A few weeks after this initial light bulb moment, I had a talk with my President about how I was feeling. We talked at length about it, and she assured me things would change and everything will get sorted. But my gut is told me otherwise. It’s told me that this place is not your home, you will only continue to feel shame and it will take a toll on you.
On day 85 of my employment, I put in my 2-weeks notice…. with no job to go to! Eeeek!! I can’t say that my boss was impressed.. at all. The way she handled the call was really unprofessional and selfish, but all that did was reaffirm my decision to leave.
Since I was 15 years old, I have always had at least 1 job. It’s a new scary and exciting time for me, but I have the support of my husband, family, and friends.
Do you want to know what my mom said to me when I texted her I put in my notice? She called me to tell me how proud she and my dad are of me for standing up for my worth and putting myself first and that I always land on my feet and I will find the perfect job match. So then I cried for 5 minutes, hahaha, typical me.
I have felt a huge weight lifted off my shoulders. My soul and body feel at ease, and that this decision was right.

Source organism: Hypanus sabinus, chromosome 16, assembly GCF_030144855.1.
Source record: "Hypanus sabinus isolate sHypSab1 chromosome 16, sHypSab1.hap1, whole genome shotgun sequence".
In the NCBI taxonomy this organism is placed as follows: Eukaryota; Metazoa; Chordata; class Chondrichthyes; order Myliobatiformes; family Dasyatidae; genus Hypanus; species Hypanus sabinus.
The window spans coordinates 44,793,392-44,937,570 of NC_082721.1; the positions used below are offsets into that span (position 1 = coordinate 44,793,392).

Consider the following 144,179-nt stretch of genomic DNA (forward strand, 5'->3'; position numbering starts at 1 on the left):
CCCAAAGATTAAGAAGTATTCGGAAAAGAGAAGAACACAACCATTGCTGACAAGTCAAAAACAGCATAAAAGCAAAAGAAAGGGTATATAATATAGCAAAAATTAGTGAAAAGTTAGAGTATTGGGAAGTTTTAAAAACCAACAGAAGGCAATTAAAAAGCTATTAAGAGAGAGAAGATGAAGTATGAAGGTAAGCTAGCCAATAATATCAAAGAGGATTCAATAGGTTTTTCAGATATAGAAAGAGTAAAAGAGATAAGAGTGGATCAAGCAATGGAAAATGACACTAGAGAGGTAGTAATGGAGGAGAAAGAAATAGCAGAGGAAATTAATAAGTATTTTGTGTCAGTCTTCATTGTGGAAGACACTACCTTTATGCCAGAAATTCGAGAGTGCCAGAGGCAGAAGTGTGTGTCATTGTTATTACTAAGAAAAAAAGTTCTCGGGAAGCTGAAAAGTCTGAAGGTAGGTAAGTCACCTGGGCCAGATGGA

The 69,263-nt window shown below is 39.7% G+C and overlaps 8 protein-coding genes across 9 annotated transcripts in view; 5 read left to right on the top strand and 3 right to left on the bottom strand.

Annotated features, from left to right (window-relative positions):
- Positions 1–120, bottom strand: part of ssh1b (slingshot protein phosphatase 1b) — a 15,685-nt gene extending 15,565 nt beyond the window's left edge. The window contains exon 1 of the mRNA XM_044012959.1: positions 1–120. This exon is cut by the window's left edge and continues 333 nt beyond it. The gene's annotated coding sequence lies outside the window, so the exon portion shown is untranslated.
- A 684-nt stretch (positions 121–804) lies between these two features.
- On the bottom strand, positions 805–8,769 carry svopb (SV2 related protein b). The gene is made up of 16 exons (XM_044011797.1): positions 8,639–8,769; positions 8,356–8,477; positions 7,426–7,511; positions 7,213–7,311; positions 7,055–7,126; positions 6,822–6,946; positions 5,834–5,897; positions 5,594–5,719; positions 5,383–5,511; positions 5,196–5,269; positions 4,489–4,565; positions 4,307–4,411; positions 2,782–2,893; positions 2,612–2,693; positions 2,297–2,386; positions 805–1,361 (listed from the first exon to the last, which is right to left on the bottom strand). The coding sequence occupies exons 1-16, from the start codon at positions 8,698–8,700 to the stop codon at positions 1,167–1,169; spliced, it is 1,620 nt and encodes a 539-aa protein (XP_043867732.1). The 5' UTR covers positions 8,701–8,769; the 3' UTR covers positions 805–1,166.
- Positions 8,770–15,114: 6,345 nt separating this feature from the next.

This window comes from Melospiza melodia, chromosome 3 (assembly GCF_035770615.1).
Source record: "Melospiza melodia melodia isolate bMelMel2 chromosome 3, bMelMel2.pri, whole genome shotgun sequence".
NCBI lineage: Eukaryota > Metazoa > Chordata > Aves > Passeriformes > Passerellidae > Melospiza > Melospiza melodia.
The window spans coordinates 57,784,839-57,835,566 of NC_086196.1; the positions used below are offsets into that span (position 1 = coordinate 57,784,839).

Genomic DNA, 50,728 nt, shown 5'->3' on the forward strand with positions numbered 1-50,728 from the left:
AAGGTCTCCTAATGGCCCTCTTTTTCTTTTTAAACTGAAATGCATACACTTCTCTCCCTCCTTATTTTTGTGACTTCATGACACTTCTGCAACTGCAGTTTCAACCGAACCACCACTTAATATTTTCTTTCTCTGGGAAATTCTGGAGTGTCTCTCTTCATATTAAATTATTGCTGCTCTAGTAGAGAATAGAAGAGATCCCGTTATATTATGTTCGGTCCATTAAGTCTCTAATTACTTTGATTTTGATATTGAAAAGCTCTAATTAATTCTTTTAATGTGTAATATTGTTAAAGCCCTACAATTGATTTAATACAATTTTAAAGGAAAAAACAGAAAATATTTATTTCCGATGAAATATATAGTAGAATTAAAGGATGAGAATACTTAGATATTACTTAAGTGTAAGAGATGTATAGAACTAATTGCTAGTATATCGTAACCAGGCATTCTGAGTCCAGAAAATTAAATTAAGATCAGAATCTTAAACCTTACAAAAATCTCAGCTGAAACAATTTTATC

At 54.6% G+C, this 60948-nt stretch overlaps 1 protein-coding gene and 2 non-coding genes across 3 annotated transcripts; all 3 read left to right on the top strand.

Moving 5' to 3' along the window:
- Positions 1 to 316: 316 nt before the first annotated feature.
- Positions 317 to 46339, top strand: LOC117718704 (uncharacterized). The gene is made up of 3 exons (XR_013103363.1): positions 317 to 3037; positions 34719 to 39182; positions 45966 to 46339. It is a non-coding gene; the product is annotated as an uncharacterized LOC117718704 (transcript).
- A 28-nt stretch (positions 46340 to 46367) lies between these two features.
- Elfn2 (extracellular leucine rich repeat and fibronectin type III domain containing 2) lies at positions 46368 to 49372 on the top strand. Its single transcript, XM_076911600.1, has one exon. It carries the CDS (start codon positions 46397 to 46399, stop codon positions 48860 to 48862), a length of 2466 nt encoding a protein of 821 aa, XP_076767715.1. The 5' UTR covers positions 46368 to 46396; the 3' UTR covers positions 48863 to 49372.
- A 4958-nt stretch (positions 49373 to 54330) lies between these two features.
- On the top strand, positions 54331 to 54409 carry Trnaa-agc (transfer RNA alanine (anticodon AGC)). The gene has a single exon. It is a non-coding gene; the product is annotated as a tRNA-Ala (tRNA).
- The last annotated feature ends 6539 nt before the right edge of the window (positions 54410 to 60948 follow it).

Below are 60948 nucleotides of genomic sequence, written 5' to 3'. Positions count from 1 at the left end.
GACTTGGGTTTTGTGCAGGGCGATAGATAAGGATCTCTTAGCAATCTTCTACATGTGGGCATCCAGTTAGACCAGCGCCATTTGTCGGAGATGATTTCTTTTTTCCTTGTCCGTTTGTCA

Getting in the ring with shame is hard! It throws punches I wasn’t expecting, but I continue to fight back with vulnerability. I have days where I am so confided in what the future holds, and then other days I have a good cry at home with my dog because I feel so lost. I am learning that this is ok, that the only person judging me, is me. And That I need to be kind and patient with myself, just as I am with others.
I stood alone in the wilderness, standing up for myself with my heart wide open, and it has been the most awakening experiences of my life.
“I’ll leave you with this. There will be times when standing alone feels too hard, too scary and we’ll doubt our ability to make our way through uncertainty. Someone, somewhere, will say, “Don’t do it. You don’t have what it takes to survive the wilderness.” This is when you reach deep into your wild heart and remind yourself, “I am the wilderness”
– Brene Brown, Braving the Wilderness